The average global temperature across the world's land and ocean surfaces for July 2013 was 0.61°C (1.10°F) above the 20th century average of 15.8°C (60.4°F), making this the sixth warmest July since records began in 1880. This marks the 341st consecutive month, since February 1985, that the global monthly temperature has been higher than the long-term average for its respective month. Nine of the ten warmest Julys on record have occurred since the beginning of the 21st century (July 1998 is currently the record warmest).
Most of the world's land surfaces were warmer than average during July, with northern South America, the western and northeastern United States, much of Africa, western and central Europe, parts of southern Asia, and most of Australia classified as much warmer than average, as indicated by the Land and Ocean Temperature Percentiles map above. Parts of the central and southeastern United States, small regions across northern Canada, eastern Greenland, and parts of Mongolia and eastern Russia were cooler than average. Far northwestern Canada and part of the eastern United States were much cooler than their long-term averages. Overall, the globally-averaged land surface temperature was the eighth warmest July on record, at 0.78°C (1.40°F) above the 20th century average. The Northern Hemisphere tied with 2008 as 10th warmest, while the Southern Hemisphere was second highest for July, behind only 1998.Select national information is highlighted below:
- The national July temperature for Australia was 1.46°C (2.63°F) above the 1961–1990 average, marking the third warmest July since national records began in 1901. The July maximum temperature was the third highest at 1.52°C (2.74°) above average, while the minimum temperature was eighth highest. With the exception of Western Australia, every state and territory had an average July temperature that ranked among their seven highest on record. Tasmania reported a record high state-wide maximum temperature that was 1.28°C (2.30°F) higher than average, breaking the previous record set in 1950 and tied in 1993. No state or territory had maximum or minimum temperatures below their long-term averages.
- New Zealand observed its fourth warmest July since national records began in 1909, with a temperature that was 1.2°C (2.2°F) higher than the 1971–2000 average. Many locations around Otago and Canterbury on the South Island had a record warm July.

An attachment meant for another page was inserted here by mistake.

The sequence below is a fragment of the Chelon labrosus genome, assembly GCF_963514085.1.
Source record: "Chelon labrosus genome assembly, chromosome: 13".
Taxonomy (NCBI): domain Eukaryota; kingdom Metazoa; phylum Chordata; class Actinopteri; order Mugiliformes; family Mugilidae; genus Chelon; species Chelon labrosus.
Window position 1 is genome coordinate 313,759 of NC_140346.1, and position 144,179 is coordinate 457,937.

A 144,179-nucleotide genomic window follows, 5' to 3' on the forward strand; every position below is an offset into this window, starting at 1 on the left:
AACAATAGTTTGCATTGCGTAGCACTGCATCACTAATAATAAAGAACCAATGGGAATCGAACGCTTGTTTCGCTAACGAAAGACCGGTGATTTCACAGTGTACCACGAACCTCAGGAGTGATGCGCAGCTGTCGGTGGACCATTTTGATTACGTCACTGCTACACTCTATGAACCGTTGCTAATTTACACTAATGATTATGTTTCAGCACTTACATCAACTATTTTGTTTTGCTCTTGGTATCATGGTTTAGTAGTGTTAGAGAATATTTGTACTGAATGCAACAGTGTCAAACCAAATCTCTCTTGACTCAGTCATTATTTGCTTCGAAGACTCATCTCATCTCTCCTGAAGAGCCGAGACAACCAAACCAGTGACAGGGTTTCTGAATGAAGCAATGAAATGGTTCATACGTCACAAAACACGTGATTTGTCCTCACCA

- Spain had its fifth warmest July since national records began in 1961, with a temperature that was 1.6°C (2.9°F) above the 1971–2000 average. The northern regions observed the highest anomalies, with some areas up to 3°C (5°F) above average.
- It was the third warmest July across the United Kingdom since records began in 1910, at 1.9°C (3.4°F) above the 1981–2010 average. The "most notable heat wave since 2006" contributed to the warmth, according to the UK Met Office. Provisionally, it was the warmest July and second warmest month of any month on record (behind August 1995) for Northern Ireland.
- With records dating back to 1767, Austria reported its second warmest July, tied with July 1983 and behind only 2006, with the nationally-averaged temperature 2.2°C (4.0°F) above the 1981–2010 average. Upper Austria and Salzburg each set new state maximum temperatures on July 28th.
- The average July temperature across South Korea was the fourth warmest in the country's 41-year period of record, at 1.8°C (3.2°F) above the 1981–2010 average. The July minimum temperature was second highest on record for the month, at 2.1°C (3.8°F) above average.
- July was warmer than average across nearly all of Japan. According to the Japan Meteorological Agency, Western Japan was significantly warmer than average, with a regionally-averaged July temperature that was 1.6°C (2.9°F) above the 1981–2010 average.
The globally-averaged ocean temperature was the fifth highest for July in the 134-year period of record, at 0.54°C (0.97°F) above the 20th century average. This marks the warmest July for the oceans since July 2009, when the last El Niño phase on record was beginning. During July 2013, conditions in the eastern and equatorial Pacific Ocean, where ENSO conditions are monitored via sea surface temperature observations, remained ENSO neutral, with near-average sea surface temperatures across the central and east-central equatorial Pacific and below-average sea surface temperatures in the eastern equatorial Pacific. Neutral conditions, with some temperature variation within the defined range (less than plus or minus 0.5°C / 0.9°F of average), have persisted since spring 2012. According to NOAA's Climate Prediction Center, ENSO neutral conditions are expected to continue into the Northern Hemisphere fall 2013. In other parts of the global oceans, many regions were much warmer than average, with part of the northeastern Atlantic off the coast of North America, sections of the southern Indian Ocean, and various regions in the western Pacific observing record warmth, as indicated on the Land and Ocean Temperature Percentiles map above. The far eastern equatorial Pacific Ocean off the coast of northern South America was the only region of the oceans that was much cooler than average for the month. Images of sea surface temperature conditions are available for all weeks during 2013 from the weekly SST page.